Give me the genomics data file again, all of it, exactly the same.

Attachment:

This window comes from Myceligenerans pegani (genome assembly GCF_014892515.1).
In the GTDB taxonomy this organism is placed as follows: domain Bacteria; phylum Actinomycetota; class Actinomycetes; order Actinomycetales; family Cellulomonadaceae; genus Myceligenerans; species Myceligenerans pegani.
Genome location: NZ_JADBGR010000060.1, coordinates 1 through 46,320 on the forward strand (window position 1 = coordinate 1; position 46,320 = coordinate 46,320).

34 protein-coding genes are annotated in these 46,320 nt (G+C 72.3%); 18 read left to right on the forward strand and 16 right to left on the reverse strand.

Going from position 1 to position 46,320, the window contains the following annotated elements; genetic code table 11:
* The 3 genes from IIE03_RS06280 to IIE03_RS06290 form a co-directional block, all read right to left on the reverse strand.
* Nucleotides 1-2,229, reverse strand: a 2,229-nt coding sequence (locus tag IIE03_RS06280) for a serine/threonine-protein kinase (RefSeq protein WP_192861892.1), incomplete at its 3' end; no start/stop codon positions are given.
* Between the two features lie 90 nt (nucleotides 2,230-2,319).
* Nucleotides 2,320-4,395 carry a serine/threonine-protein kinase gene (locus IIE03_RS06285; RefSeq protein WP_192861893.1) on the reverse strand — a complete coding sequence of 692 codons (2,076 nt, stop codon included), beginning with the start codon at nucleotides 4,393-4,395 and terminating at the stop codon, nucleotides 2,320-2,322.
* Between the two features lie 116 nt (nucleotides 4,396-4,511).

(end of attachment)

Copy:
This window comes from Myceligenerans pegani (genome assembly GCF_014892515.1).
In the GTDB taxonomy this organism is placed as follows: domain Bacteria; phylum Actinomycetota; class Actinomycetes; order Actinomycetales; family Cellulomonadaceae; genus Myceligenerans; species Myceligenerans pegani.
Genome location: NZ_JADBGR010000060.1, coordinates 1 through 46,320 on the forward strand (window position 1 = coordinate 1; position 46,320 = coordinate 46,320).

34 protein-coding genes are annotated in these 46,320 nt (G+C 72.3%); 18 read left to right on the forward strand and 16 right to left on the reverse strand.

Going from position 1 to position 46,320, the window contains the following annotated elements; genetic code table 11:
* The 3 genes from IIE03_RS06280 to IIE03_RS06290 form a co-directional block, all read right to left on the reverse strand.
* Nucleotides 1-2,229, reverse strand: a 2,229-nt coding sequence (locus tag IIE03_RS06280) for a serine/threonine-protein kinase (RefSeq protein WP_192861892.1), incomplete at its 3' end; no start/stop codon positions are given.
* Between the two features lie 90 nt (nucleotides 2,230-2,319).
* Nucleotides 2,320-4,395 carry a serine/threonine-protein kinase gene (locus IIE03_RS06285; RefSeq protein WP_192861893.1) on the reverse strand — a complete coding sequence of 692 codons (2,076 nt, stop codon included), beginning with the start codon at nucleotides 4,393-4,395 and terminating at the stop codon, nucleotides 2,320-2,322.
* Between the two features lie 116 nt (nucleotides 4,396-4,511).